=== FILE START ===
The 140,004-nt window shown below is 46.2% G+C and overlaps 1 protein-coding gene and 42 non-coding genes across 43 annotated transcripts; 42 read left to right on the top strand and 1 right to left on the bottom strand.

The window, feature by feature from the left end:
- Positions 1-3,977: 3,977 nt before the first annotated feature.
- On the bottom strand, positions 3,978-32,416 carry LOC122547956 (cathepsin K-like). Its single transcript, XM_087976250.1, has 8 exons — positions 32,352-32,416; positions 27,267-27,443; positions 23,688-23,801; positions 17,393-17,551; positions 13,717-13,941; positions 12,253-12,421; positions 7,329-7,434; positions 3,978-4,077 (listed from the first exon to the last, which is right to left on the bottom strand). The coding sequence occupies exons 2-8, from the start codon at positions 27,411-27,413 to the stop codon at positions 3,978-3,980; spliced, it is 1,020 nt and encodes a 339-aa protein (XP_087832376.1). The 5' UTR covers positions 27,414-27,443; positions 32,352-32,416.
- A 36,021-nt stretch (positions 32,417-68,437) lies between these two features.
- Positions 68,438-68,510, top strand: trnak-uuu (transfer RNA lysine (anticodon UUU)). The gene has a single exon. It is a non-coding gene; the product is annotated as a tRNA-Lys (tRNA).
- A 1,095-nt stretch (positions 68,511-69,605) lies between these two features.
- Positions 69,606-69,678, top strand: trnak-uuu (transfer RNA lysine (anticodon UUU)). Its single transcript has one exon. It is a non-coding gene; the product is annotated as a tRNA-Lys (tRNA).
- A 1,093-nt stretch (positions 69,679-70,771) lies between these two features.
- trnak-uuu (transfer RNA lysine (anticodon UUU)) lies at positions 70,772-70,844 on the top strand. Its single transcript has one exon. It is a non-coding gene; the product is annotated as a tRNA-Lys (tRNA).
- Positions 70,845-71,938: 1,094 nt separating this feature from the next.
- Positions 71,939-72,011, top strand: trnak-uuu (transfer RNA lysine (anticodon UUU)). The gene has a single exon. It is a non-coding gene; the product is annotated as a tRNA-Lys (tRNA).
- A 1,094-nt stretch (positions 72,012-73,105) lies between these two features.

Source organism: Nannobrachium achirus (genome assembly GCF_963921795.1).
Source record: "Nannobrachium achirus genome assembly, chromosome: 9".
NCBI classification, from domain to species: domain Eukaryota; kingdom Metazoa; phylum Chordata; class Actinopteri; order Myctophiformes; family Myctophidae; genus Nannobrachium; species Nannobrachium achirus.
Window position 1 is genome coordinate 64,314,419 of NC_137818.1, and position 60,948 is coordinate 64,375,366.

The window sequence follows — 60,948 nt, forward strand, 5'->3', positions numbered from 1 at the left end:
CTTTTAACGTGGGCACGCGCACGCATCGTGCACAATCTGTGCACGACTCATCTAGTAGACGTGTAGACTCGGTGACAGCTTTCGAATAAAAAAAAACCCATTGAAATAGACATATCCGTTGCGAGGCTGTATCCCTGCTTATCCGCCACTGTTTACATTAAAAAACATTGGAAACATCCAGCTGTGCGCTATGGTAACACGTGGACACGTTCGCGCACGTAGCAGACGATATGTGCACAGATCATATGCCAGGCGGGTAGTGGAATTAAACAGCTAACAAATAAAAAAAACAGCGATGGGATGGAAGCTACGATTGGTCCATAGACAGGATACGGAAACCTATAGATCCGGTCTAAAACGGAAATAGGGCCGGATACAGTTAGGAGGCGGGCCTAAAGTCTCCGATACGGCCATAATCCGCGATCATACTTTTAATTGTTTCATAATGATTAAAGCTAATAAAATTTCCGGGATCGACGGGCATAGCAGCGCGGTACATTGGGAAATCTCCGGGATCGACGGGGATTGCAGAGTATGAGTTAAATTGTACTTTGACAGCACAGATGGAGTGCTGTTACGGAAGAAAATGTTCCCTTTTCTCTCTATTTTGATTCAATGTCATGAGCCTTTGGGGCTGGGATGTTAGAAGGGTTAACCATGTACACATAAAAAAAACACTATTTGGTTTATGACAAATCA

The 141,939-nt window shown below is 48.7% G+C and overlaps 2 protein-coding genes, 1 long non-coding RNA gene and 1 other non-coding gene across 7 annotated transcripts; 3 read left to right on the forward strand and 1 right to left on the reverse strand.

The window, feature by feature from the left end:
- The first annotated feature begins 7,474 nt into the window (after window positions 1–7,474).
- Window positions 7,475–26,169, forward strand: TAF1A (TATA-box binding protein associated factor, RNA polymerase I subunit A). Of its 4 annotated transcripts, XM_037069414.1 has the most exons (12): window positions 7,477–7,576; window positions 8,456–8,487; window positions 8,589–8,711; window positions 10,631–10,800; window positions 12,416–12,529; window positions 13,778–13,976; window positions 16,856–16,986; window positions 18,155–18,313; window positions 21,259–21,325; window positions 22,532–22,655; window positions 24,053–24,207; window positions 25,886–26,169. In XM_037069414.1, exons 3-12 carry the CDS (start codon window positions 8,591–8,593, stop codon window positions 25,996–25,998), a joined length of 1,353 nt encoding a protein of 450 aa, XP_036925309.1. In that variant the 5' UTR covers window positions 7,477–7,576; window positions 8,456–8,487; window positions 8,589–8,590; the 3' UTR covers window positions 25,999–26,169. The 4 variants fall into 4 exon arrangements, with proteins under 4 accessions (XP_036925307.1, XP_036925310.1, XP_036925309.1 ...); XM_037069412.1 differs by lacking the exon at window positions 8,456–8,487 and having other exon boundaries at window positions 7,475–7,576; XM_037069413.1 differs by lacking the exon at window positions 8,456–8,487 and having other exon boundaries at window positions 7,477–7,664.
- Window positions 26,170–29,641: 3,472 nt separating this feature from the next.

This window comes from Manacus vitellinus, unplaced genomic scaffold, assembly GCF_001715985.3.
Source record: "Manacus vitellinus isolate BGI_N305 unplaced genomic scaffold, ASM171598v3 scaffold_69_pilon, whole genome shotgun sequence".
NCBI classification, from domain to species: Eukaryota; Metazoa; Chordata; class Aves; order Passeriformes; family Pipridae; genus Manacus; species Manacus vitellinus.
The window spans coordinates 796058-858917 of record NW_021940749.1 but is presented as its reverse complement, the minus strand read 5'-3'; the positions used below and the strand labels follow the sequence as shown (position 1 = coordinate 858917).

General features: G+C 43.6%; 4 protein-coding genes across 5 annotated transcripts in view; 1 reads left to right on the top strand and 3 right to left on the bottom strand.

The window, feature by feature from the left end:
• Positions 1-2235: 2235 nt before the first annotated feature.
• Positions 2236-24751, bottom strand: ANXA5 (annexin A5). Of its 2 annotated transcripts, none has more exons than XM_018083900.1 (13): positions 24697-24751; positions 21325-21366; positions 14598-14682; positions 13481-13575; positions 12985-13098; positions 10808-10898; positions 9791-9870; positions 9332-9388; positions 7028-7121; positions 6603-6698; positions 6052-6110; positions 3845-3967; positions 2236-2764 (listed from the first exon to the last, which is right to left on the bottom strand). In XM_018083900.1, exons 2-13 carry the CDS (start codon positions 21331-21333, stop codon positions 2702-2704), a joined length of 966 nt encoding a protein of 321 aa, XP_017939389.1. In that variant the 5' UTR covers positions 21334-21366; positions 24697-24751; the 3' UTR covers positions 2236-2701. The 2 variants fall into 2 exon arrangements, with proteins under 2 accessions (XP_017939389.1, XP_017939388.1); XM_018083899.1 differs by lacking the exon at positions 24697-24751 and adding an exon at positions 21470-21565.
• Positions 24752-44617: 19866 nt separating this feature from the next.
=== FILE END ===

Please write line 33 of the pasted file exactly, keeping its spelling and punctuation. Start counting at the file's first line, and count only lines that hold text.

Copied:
• Positions 24752-44617: 19866 nt separating this feature from the next.